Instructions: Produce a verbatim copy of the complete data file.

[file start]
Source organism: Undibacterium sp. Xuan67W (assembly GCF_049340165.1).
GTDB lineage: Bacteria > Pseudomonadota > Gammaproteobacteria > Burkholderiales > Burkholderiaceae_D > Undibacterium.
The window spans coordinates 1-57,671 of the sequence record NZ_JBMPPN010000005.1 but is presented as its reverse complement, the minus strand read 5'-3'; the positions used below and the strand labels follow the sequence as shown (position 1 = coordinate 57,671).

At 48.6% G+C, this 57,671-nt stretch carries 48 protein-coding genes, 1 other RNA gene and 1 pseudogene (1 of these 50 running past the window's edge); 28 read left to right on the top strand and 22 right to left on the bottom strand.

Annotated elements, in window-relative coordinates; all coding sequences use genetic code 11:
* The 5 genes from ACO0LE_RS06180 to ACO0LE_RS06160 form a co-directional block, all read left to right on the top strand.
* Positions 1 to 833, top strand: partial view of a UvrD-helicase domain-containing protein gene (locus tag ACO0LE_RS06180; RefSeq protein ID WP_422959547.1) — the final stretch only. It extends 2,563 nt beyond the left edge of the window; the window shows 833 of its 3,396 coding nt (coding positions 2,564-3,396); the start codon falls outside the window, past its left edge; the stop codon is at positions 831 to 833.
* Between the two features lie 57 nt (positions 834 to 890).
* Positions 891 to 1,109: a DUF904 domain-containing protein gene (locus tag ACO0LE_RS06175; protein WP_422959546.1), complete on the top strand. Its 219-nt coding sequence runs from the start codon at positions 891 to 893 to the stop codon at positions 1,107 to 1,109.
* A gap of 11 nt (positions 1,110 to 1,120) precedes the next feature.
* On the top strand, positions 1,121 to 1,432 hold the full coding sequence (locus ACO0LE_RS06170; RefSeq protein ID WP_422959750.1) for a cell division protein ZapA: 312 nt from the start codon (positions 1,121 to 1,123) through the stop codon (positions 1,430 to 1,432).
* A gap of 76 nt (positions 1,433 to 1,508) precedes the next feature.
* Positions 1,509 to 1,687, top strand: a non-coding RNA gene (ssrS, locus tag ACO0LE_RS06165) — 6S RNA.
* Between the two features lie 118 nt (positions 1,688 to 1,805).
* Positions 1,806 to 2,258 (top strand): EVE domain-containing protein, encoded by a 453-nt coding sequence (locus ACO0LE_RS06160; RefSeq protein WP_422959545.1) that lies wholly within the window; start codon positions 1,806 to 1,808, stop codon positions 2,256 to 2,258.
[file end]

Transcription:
Source organism: Undibacterium sp. Xuan67W (assembly GCF_049340165.1).
GTDB lineage: Bacteria > Pseudomonadota > Gammaproteobacteria > Burkholderiales > Burkholderiaceae_D > Undibacterium.
The window spans coordinates 1-57,671 of the sequence record NZ_JBMPPN010000005.1 but is presented as its reverse complement, the minus strand read 5'-3'; the positions used below and the strand labels follow the sequence as shown (position 1 = coordinate 57,671).

At 48.6% G+C, this 57,671-nt stretch carries 48 protein-coding genes, 1 other RNA gene and 1 pseudogene (1 of these 50 running past the window's edge); 28 read left to right on the top strand and 22 right to left on the bottom strand.

Annotated elements, in window-relative coordinates; all coding sequences use genetic code 11:
* The 5 genes from ACO0LE_RS06180 to ACO0LE_RS06160 form a co-directional block, all read left to right on the top strand.
* Positions 1 to 833, top strand: partial view of a UvrD-helicase domain-containing protein gene (locus tag ACO0LE_RS06180; RefSeq protein ID WP_422959547.1) — the final stretch only. It extends 2,563 nt beyond the left edge of the window; the window shows 833 of its 3,396 coding nt (coding positions 2,564-3,396); the start codon falls outside the window, past its left edge; the stop codon is at positions 831 to 833.
* Between the two features lie 57 nt (positions 834 to 890).
* Positions 891 to 1,109: a DUF904 domain-containing protein gene (locus tag ACO0LE_RS06175; protein WP_422959546.1), complete on the top strand. Its 219-nt coding sequence runs from the start codon at positions 891 to 893 to the stop codon at positions 1,107 to 1,109.
* A gap of 11 nt (positions 1,110 to 1,120) precedes the next feature.
* On the top strand, positions 1,121 to 1,432 hold the full coding sequence (locus ACO0LE_RS06170; RefSeq protein ID WP_422959750.1) for a cell division protein ZapA: 312 nt from the start codon (positions 1,121 to 1,123) through the stop codon (positions 1,430 to 1,432).
* A gap of 76 nt (positions 1,433 to 1,508) precedes the next feature.
* Positions 1,509 to 1,687, top strand: a non-coding RNA gene (ssrS, locus tag ACO0LE_RS06165) — 6S RNA.
* Between the two features lie 118 nt (positions 1,688 to 1,805).
* Positions 1,806 to 2,258 (top strand): EVE domain-containing protein, encoded by a 453-nt coding sequence (locus ACO0LE_RS06160; RefSeq protein WP_422959545.1) that lies wholly within the window; start codon positions 1,806 to 1,808, stop codon positions 2,256 to 2,258.